How many prototypes did you have before you settled on the production chassis?
I think we had about 4 prototypes in total. There was one very early one that doesn’t resemble the current bike, but it helped us hone some of the geometry. From there they were pretty close to the production model, but between various riders the focus was putting the distance on them to find any kinks we needed to iron out.
Matt Stuttard was key to this testing, same with local racer Liam Saint. Both can hit lines faster and harder than we’d ever dream of, so if they were happy, we were happy.
Beyond prototypes, what form did your testing take?
In addition to physical ride testing, all the frames in their variations went through ISO testing to ensure they meet safety and performance requirements. Our frame fabricators, Genio, have their own in-house testing that sits above ISO. So not only did they pass industry standards, they also passed Genio’s stringent testing protocol.
We also 3D printed some frame parts to test for clearances and fitment. By printing them we could quickly see if the change worked or needed further refinement. Being able to quickly and accurately test something was incredibly useful.
Did you have any outside help for testing?
Aside from athletes, we also worked with some friends within the industry. Tapping into their knowledge really helps us, it can range from small tweaks in spec choices to bigger nudges to get us on the right track. Staying open and receptive to feedback is the best way to improve.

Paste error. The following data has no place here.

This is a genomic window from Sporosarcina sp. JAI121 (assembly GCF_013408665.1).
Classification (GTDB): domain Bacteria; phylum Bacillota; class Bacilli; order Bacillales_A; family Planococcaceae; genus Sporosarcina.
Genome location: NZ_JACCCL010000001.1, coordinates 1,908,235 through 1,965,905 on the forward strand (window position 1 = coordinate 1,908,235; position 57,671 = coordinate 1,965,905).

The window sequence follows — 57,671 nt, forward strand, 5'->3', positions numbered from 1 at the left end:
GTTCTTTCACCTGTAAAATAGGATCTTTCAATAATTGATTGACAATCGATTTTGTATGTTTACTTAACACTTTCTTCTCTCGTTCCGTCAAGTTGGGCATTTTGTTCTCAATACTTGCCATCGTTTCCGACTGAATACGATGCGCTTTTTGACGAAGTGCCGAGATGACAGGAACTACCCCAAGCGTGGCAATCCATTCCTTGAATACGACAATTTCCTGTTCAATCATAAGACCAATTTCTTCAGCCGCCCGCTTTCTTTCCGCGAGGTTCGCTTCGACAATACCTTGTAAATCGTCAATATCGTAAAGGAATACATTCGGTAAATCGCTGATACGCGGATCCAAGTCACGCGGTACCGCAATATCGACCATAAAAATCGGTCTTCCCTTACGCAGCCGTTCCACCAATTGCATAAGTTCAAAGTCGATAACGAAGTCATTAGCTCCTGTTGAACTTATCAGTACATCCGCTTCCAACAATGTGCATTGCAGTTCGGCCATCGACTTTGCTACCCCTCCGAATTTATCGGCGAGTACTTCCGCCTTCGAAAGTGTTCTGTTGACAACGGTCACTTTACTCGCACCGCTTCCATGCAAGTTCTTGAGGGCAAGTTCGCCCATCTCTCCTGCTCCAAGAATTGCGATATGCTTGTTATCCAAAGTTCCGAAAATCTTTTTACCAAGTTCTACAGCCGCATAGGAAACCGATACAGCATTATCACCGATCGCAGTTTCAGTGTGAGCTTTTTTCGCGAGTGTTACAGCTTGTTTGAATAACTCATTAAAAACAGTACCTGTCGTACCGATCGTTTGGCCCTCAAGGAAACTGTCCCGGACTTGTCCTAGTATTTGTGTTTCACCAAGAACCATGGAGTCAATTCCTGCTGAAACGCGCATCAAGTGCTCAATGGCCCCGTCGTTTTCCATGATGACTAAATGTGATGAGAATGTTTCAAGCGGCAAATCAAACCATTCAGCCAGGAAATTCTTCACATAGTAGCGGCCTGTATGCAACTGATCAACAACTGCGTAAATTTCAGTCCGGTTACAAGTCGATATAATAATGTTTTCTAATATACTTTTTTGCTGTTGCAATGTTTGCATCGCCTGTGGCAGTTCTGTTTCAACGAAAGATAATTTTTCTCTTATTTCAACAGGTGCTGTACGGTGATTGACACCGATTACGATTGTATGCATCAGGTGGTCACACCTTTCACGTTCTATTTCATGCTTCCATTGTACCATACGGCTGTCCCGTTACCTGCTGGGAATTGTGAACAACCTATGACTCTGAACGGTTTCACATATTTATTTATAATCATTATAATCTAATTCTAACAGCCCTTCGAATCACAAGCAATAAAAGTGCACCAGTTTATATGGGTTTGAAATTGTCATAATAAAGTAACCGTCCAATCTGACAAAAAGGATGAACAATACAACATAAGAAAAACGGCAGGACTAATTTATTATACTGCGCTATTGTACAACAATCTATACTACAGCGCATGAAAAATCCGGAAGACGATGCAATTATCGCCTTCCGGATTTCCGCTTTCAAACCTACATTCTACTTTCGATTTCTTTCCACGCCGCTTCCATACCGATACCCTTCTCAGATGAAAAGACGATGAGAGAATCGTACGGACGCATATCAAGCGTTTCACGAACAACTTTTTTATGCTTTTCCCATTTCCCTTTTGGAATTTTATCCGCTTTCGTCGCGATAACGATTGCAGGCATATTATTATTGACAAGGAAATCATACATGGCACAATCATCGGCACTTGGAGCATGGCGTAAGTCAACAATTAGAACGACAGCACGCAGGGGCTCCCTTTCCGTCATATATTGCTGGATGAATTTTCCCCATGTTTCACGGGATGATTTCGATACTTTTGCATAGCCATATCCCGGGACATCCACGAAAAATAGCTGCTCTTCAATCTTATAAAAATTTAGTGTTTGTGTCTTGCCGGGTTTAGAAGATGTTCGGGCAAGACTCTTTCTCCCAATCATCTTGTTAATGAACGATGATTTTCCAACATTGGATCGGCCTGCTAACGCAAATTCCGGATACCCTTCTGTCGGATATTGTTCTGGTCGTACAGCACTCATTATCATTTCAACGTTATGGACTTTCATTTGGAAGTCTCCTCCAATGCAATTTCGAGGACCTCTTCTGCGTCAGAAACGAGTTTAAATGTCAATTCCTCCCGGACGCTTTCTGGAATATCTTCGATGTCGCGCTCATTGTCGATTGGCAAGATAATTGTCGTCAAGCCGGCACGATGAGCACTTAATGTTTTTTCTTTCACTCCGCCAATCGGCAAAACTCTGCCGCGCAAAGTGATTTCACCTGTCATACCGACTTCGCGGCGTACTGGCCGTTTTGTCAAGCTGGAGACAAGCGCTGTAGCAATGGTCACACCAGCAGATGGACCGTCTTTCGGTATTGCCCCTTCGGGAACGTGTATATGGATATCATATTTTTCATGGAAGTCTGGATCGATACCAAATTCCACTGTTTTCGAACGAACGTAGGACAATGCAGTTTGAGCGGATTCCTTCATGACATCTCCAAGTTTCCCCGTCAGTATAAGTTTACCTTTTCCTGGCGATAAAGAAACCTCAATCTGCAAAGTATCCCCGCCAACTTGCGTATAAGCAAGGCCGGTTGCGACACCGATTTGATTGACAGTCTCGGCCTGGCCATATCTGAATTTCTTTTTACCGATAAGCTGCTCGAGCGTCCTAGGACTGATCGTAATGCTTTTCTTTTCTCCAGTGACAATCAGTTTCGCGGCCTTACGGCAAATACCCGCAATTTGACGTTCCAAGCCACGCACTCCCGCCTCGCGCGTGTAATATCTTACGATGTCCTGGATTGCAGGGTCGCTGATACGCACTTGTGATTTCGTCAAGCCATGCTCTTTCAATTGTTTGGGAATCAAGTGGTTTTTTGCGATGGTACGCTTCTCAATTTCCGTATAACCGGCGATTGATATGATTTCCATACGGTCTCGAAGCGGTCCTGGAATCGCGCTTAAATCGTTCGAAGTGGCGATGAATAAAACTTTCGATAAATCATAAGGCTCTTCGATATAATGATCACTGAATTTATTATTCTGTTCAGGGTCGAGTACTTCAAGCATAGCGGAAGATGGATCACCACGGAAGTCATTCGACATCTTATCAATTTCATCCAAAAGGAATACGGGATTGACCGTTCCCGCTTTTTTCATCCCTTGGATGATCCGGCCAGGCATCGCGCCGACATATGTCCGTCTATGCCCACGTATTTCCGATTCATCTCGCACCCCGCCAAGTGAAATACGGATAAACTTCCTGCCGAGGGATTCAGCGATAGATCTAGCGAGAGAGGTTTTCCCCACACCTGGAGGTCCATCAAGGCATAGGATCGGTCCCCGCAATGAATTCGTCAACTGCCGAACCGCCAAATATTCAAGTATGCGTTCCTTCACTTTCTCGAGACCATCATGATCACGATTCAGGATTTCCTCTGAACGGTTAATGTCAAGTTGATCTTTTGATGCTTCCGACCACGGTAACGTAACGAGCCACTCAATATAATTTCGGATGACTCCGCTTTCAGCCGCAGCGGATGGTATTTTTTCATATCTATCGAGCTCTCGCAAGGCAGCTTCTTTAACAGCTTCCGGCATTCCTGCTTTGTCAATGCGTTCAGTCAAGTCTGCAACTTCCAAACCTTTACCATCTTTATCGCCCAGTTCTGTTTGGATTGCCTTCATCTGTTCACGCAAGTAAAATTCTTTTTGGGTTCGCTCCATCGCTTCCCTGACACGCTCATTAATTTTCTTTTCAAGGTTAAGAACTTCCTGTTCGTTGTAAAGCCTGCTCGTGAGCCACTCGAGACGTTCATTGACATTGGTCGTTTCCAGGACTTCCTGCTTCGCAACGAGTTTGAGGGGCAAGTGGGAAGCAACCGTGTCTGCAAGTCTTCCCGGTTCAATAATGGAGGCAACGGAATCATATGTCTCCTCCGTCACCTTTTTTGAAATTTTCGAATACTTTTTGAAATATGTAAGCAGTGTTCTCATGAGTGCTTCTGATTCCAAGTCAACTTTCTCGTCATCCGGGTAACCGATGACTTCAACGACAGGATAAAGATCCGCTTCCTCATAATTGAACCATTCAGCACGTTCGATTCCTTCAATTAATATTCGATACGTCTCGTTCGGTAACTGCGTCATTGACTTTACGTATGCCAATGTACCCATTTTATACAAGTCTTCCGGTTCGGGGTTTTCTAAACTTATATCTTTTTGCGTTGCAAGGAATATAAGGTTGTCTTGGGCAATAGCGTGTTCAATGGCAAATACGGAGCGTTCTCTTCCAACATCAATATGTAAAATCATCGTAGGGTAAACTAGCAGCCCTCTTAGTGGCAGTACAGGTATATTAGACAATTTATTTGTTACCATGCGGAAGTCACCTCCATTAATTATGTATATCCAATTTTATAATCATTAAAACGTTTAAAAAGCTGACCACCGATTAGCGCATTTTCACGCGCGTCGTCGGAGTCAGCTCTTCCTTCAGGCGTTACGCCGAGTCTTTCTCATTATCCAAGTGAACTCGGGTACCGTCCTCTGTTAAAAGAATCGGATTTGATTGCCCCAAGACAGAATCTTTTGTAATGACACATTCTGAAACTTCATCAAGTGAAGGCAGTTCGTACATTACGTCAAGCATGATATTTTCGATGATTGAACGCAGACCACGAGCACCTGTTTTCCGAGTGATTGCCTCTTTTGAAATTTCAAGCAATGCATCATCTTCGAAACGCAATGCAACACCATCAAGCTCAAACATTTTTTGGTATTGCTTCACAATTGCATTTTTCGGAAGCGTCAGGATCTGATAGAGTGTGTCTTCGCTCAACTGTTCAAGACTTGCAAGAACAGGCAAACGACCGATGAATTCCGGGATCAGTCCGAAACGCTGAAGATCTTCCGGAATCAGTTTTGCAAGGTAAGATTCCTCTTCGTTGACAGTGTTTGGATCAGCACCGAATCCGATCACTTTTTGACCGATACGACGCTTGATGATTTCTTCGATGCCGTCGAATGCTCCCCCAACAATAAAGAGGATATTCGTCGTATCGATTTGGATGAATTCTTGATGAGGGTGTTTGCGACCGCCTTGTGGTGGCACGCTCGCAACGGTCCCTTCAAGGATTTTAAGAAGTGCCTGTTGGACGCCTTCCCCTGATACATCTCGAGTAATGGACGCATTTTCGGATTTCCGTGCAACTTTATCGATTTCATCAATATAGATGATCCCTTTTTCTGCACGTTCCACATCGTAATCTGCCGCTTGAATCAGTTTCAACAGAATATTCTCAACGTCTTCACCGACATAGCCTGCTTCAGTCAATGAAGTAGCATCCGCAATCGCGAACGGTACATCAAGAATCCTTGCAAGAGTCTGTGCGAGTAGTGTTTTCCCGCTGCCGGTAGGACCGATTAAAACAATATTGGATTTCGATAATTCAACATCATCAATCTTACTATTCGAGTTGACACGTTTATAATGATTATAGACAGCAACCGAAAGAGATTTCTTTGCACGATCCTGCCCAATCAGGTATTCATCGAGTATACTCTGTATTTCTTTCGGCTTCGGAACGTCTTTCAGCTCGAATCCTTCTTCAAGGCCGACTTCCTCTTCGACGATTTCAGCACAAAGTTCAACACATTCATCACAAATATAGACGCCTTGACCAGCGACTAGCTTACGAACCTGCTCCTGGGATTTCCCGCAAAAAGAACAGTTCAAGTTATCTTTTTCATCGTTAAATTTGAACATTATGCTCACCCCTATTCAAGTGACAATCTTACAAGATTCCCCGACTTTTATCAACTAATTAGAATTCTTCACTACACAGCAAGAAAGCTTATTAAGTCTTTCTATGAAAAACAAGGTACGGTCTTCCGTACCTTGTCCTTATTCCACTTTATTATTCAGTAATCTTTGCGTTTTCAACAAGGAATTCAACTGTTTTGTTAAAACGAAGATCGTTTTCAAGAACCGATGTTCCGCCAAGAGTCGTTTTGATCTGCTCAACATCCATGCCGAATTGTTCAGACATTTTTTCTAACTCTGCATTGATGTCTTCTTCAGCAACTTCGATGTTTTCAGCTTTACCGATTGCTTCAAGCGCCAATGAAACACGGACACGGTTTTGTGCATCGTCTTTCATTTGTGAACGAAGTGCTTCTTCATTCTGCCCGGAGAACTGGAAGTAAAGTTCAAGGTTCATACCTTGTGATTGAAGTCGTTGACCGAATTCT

How did you settle on the spec for the complete bike?
As with everything during this project, the spec choice was looked at from a rider’s perspective. It was about mixing performance and durability, which led me to choose Shimano’s latest SLX drivetrain for its workhorse nature, but with the added performance an XT shifter brings.
Similarly having top of the line Rockshox Ultimate suspension was key. Aside from the frame itself, suspension is the most expensive part to upgrade aftermarket and has a huge influence on ride performance and rider confidence.
The parts, and brands, were chosen with the same attention to detail and ethos as frame decisions. Although pricing is key, we do not build to a price, instead making a series of sensible choices and working lean allows us to offer competitive pricing.
Did that affect any decisions you made on the frame design?
Other than working with Rockshox for the Superdeluxe shock, all spec choices came after the frame design. We wanted to focus on getting the frame right, as components are much easier to tweak but any frame choices are a serious investment. It’s critical to get the frame layout and kinematics sorted as no amount of good spec can cover this.
In saying that, it is hard to fully switch off from mentally building bikes. I had a rough spec in mind from the beginning, which gradually developed into the spec offered.
It might sound a bit cheesy, but nothing beats the feeling of riders sending us messages and photos of their riding experiences. Some of these riders have been with us from the very beginning, others only a little while, but each and every positive message we receive really makes it all worthwhile.
Hopefully we can start to get out and actually meet some of our Privateer family on the trails soon.
I’d like to think we avoided any major disasters, but I will be honest in saying it’s been a steep learning curve for us all. It’s mostly process based, but there were a few kinks we can iron out and learn from to ensure we’re better serving riders into the future.
Product wise, the decision to change the seat tube junction was a big step for us. We could have gone to production sooner and avoid the costs involved, but it didn’t sit right with us, the frame just didn’t have enough insertion depth. That change allows more riders to run the post they want.
Anyone to thank?
Too many to list, we’re thankful for the all generous support we’ve had throughout. To everyone who helped and guided us, thank you.
An especially big thank you to the riders who supported us, without you none of this would be possible.